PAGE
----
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admiration appearance artist attention beautiful bridge building built called castle Cathedral celebrated century character Charles church colours considerable contains continued course death direction display distinguished effect Emperor English enjoy father feelings feet figure former four French gave German give half hand height honour hundred importance inhabitants interesting island Italy King land latter leave length less likewise lives magnificent master means miles mind monument mountain nature never once opposite original painted pass Payne performed perhaps period Peter Petersburg picture possession present Prince principal probably reader received remains represents rich rise river rocks ruins Saint says scene seems side situated soon stands statue stream student suffered temple thousand town traveller village walls waters whole young youth
Page 15 - So went to bed, where eagerly his sickness Pursu'd him still ; and three nights after this, About the hour of eight, which he himself Foretold should be his last, full of repentance, Continual meditations, tears, and sorrows, He gave his honours to the world again, His blessed part to heaven, and slept in peace.
Page 15 - He was a scholar, and a ripe, and good one; Exceeding wise, fair spoken, and persuading: Lofty, and sour, to them that lov'd him not; But, to those men that sought him, sweet as summer. And though he were unsatisfied in getting, (Which was a sin,) yet in bestowing, madam, He was most princely: Ever witness for him Those twins of learning, that he rais'd in you, Ipswich, and Oxford!
Page 15 - O, father abbot, An old man, broken with the storms of state, Is come to lay his weary bones among ye ; Give him a little earth for charity...
Page 72 - Whose rivulets are like rich brides, Lovely, with gold beneath their tides ; Whose sandal groves and bowers of spice Might be a Peri's Paradise ! But crimson now her rivers ran With human blood — the smell of death Came reeking from those spicy bowers, And man, the sacrifice of man, Mingled his taint with every breath Upwafted from the innocent flowers...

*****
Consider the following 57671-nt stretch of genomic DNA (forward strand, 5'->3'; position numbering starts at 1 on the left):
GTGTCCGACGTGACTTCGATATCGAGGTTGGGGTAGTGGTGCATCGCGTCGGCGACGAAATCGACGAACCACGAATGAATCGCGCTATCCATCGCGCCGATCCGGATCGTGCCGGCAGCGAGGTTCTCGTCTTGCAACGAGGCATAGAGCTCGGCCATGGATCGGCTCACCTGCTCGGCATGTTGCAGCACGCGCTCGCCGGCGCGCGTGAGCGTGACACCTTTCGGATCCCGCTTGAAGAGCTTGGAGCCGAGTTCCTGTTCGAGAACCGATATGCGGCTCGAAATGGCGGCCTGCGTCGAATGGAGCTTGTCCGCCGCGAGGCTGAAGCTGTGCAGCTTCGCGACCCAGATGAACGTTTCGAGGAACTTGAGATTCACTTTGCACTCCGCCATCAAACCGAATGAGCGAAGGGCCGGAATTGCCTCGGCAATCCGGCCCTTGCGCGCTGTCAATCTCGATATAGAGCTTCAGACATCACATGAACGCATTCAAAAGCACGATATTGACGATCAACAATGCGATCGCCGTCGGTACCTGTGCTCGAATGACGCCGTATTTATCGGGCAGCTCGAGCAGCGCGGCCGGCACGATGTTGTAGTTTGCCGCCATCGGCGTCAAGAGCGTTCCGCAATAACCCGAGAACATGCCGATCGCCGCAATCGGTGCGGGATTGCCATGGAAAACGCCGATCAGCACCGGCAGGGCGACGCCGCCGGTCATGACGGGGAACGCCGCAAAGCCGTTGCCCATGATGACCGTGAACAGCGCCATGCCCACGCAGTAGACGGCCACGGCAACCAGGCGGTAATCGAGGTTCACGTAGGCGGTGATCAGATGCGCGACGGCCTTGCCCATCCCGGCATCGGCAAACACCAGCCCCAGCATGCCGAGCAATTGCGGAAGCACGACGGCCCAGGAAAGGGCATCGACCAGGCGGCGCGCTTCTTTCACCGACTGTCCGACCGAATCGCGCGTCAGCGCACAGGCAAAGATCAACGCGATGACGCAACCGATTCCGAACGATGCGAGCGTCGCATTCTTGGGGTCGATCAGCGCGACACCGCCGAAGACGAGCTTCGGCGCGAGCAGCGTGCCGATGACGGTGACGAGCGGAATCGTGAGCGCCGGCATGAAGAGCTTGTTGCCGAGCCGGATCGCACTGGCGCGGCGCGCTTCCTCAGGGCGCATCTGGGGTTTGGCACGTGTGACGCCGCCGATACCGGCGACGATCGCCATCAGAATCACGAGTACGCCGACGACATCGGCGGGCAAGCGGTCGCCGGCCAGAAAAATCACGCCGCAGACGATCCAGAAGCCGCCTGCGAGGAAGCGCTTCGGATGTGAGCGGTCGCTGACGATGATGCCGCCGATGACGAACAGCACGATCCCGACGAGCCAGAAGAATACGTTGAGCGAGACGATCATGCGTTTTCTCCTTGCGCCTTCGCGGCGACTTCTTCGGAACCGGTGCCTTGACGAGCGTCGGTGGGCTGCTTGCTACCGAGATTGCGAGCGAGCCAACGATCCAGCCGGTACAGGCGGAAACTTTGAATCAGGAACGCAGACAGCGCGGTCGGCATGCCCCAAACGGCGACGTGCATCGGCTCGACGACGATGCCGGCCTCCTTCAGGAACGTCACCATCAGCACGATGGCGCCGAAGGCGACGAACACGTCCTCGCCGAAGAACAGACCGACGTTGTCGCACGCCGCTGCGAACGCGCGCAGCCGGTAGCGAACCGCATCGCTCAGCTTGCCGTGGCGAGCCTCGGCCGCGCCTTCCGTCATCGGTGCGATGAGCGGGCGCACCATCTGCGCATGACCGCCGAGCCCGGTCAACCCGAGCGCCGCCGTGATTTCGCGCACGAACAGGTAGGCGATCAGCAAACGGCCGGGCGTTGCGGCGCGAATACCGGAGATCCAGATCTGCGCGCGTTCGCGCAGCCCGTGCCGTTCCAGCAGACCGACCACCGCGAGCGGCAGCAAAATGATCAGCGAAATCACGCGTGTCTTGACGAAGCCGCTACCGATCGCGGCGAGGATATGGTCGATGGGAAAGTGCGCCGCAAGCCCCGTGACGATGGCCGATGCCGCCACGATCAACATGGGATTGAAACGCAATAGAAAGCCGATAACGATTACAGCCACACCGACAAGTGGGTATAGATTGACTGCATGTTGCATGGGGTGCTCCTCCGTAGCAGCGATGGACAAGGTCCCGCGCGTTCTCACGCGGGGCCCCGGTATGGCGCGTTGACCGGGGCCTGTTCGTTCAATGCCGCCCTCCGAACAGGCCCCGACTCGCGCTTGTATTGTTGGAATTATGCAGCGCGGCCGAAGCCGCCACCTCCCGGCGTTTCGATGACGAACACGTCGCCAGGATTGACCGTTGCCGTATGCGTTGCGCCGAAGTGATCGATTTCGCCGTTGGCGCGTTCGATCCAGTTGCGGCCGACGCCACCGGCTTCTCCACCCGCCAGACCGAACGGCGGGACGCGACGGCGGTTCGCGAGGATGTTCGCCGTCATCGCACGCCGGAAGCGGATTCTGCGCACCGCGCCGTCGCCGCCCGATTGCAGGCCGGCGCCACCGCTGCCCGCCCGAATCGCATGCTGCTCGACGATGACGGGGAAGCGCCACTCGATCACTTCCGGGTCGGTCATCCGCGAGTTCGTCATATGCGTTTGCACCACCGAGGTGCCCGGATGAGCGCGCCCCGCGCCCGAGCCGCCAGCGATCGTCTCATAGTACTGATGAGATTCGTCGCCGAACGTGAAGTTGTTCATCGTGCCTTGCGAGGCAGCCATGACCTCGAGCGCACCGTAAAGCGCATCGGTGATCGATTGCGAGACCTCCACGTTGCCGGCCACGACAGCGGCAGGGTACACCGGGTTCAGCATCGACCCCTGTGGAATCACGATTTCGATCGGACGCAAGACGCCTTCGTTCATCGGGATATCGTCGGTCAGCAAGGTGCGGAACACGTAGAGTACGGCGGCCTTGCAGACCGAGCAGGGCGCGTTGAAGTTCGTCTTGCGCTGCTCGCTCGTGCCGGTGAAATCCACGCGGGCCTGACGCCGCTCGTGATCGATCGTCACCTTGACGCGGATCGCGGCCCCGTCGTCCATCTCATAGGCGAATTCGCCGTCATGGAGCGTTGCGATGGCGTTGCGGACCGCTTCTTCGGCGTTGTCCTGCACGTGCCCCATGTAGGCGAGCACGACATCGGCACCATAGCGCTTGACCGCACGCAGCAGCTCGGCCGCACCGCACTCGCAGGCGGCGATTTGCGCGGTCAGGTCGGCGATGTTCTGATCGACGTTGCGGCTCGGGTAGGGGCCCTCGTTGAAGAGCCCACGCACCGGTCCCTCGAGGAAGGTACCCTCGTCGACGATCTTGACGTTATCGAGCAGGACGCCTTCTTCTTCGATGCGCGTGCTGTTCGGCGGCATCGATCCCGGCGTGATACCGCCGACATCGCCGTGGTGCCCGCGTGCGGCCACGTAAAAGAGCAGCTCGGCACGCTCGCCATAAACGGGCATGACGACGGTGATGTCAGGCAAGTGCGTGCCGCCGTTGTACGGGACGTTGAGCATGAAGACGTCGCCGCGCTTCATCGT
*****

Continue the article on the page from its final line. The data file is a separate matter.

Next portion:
Page 15 - Kath. Yes, good Griffith ; I were malicious else. Grif. This cardinal, Though from an humble stock, undoubtedly Was fashion'd to much honour from his cradle. He was a scholar, and a ripe and good one ; Exceeding wise, fair-spoken and persuading : Lofty and sour to them that loved him not, But to those men that sought him, sweet as summer.
Page 100 - I received your letter with indignation, and with scorn return you this answer; that I cannot but wonder whence you should gather any hopes that I should prove, like you...
Page 86 - ... between you and it. And so it is throughout the south and west of Ireland ; the traveller is haunted by the face of the popular starvation. It is not tbe exception, it is the condition of the people.
Page 15 - Noble madam, Men's evil manners live in brass ; their virtues * We write in water.
Page 93 - tis haunted, holy ground, No earth of thine is lost in vulgar mould, But one vast realm of wonder spreads around, And all the Muse's tales seem truly told, Till the sense aches with gazing to behold The scenes our earliest dreams have dwelt upon: Each hill and dale, each deepening glen and wold Defies the power which crush'd thy temples gone: Age shakes Athena's tower, but spares gray Marathon.
Page 86 - It is not the exception, it is the condition of the people. In this fairest and richest of countries, men are suffering and starving by millions. There are thousands of them at this minute stretched in the sunshine at their cabin doors with no work, scarcely any food, no hope seemingly. Strong countrymen are lying in bed "for the hunger " — because a man lying on his back does not need so much food as a person a-foot.